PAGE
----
This section gives advice on the following topics:
The fifteenth note we learn, G in the second octave on the treble (alto) recorder, lies on the top of the treble clef. Click on the play button in the Sibelius score to hear it. Below that we give the standard fingering for this note, the fingering you would use under normal circumstances.
Using the standard nomenclature, the fingering for second octave G natural is written 2.
G in the second octave is also easy enough in itself to play in tune and, with a little care, to play without either forcing the tone or playing too weakly. Taken together with F sharp which we introduced in the previous lesson, we can see how in the middle of the instrument range notes are characterised by having relatively few fingers in contact with the instrument. For the beginner and more experienced alike, control of the recorder is a problem when there are so few points of contact between the player and the instrument and you need to make sure that the beak is gripped firmly enough by the lips and that the instrument is held high enough to reduce the risk of it slipping out of your hands. You should hold the instrument at an angle of 45 degrees - this we recommended in the very first lesson First Things First. When you play larger sizes of recorder, a thumbrest will prevent the recorder slipping out of your hands.
If you play a G on your treble recorder and vary the blowing pressure you will find that you can easily raise or lower the pitch of the note by increasing or reducing your blowing pressure. As you blow harder the volume becomes greater and the pitch becomes sharper. If you blow less hard, the volume decreases and the pitch falls. Those notes on the recorder that have the fewest fingers down are those where the player has to use all of his or her judgement to decide how hard to blow in order to produce an 'in tune' note. This aspect of wind instruments, the relationship between blowing pressure and pitch, is unavoidable no matter how carefully the instrument is made. It is part of the physics of all wind-instruments. If you are sensitive to small changes in pitch, and have a fixed pitch reference like a piano to which to refer, you should be able to learn how to play in tune to that reference point. Later, as you become more experienced, you will not only be able to produce a well in tune G without reference to a fixed pitch instrument but you will also be able to slightly sharpen or flatten the G when you find yourself playing with a keyboard instrument that is itself slightly sharp or flat to a=440Hz. This 'flexibility' will be vitally important when we come to consider playing with others, whether keyboard players using fixed pitch instruments, or wind and string players who are faced with as many 'pitch' choices as you.
A common mistake many players make when they take up the recorder is to have a predetermined sense of 'how loud' the instrument should be and of what constitutes its 'characteristic' tone. For many adult amateurs, the inspiration to take up the recorder comes from hearing others perform on the instrument, whether live in the concert hall or on recordings. The 'loudness' and the 'tone colour' of a recorder heard in live performance will be greatly influenced by the acoustic properties of the room in which the performance takes place as well as by the skill of the accompanying musicians who should not overpower the recorder's sound. What one notices is 'relative' rather than 'absolute' loudness, and the effectiveness of the player's 'tone' colour is in the way that his musical line may be distinguishable from the accompanying lines. In recordings, the skill of the recording engineer guided often by a highly experienced producer, is used to adjust the balance and 'closeness' of the recording of the different lines in the performance. What we, the listener, hear coming from the recording may be entirely unobtainable from a live performance. Even comparing the sound the listener hears with the sound the player hears, to an external listener the sound is stronger and rounder. The player receives additional tonal information via bone conduction while the external listener can rely only on air conduction. If you have heard a recording of yourself speaking, you will understand the point I am making. The player's awareness of the tone and volume should be of only secondary concern - it is the pitch of the notes relative to those of the notes produced by other instruments that should be the player's main concern. In other words, just intonation. Intonation is of primary importance; volume is only of secondary concern. Later, we will discuss ways other than blowing harder or more gently to change the perceived volume of a note. Fortunately there are a number of tricks that make use of the remarkable properties of the human ear and human brain and which do not compromise good intonation. Hearing like vision is a more complicated than you might imagine.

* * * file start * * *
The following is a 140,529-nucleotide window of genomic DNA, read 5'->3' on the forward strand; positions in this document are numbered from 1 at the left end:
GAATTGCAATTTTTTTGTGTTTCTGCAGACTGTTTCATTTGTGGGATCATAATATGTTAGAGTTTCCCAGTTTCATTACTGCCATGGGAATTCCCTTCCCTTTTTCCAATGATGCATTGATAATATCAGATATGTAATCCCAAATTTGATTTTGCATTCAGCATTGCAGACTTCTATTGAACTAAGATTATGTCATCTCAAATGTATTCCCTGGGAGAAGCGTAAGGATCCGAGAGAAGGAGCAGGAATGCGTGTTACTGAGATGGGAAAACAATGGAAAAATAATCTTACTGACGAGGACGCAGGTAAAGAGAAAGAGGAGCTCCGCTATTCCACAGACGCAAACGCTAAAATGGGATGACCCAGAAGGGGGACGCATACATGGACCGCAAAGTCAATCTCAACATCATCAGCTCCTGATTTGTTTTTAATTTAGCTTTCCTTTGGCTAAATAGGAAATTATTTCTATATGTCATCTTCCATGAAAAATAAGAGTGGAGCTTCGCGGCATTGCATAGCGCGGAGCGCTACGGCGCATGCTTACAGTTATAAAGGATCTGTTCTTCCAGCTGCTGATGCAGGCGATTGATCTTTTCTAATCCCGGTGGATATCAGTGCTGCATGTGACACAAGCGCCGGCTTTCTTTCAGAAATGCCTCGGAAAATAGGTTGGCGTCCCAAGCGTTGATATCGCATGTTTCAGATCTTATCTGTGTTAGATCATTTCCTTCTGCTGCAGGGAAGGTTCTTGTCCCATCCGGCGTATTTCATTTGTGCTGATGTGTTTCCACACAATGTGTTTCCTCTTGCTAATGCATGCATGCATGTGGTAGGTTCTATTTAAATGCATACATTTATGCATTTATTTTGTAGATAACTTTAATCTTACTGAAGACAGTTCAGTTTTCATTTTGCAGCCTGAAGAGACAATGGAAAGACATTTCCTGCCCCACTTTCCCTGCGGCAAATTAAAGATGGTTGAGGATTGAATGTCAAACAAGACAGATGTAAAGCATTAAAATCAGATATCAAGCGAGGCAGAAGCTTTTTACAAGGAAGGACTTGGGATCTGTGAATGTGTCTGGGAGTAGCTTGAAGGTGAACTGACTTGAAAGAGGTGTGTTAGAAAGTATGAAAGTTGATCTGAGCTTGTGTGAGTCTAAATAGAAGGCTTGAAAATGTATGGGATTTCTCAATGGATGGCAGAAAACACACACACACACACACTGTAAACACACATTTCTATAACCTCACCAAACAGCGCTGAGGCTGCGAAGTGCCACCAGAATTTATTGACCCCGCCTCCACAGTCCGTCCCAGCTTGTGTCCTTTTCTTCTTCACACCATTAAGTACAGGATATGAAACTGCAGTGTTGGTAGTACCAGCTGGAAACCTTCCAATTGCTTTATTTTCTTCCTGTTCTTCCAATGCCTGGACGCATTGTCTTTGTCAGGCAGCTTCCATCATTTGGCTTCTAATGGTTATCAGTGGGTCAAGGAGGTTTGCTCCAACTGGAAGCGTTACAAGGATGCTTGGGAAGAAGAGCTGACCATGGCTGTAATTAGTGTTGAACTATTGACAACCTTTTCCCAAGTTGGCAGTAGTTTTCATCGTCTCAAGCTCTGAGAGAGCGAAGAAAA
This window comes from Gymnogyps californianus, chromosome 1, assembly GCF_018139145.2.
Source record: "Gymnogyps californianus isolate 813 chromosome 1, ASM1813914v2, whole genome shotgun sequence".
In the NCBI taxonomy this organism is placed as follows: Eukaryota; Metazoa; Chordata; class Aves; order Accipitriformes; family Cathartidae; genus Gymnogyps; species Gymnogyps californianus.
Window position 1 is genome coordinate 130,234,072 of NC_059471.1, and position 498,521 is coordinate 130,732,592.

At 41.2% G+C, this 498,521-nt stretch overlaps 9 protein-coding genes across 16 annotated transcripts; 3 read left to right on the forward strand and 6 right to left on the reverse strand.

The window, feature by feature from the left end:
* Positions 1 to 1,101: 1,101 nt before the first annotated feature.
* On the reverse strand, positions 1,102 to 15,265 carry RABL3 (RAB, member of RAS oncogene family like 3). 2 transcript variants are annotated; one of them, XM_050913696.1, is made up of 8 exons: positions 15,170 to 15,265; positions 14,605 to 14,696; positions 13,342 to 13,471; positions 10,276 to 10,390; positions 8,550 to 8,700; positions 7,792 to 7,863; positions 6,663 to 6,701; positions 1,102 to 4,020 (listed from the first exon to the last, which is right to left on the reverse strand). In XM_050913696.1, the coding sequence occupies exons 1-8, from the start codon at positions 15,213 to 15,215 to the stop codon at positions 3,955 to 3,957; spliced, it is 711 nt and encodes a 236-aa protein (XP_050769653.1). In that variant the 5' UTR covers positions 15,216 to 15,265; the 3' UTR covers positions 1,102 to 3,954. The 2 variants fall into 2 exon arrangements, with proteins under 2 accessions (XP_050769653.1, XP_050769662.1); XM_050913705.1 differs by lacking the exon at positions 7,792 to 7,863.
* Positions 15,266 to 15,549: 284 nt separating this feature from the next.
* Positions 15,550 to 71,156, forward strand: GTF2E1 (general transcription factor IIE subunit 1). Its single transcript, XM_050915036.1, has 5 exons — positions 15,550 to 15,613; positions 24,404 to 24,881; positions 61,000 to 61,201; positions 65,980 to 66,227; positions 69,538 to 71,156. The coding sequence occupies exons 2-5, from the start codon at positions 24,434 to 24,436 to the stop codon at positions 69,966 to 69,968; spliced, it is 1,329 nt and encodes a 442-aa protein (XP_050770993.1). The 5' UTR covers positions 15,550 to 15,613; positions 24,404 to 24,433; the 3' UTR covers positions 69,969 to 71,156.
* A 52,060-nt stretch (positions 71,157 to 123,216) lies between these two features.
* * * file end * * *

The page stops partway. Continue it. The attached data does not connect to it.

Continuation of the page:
It is now time to try the next piece no. 15 where we introduce G and F sharp from this and from the previous lesson.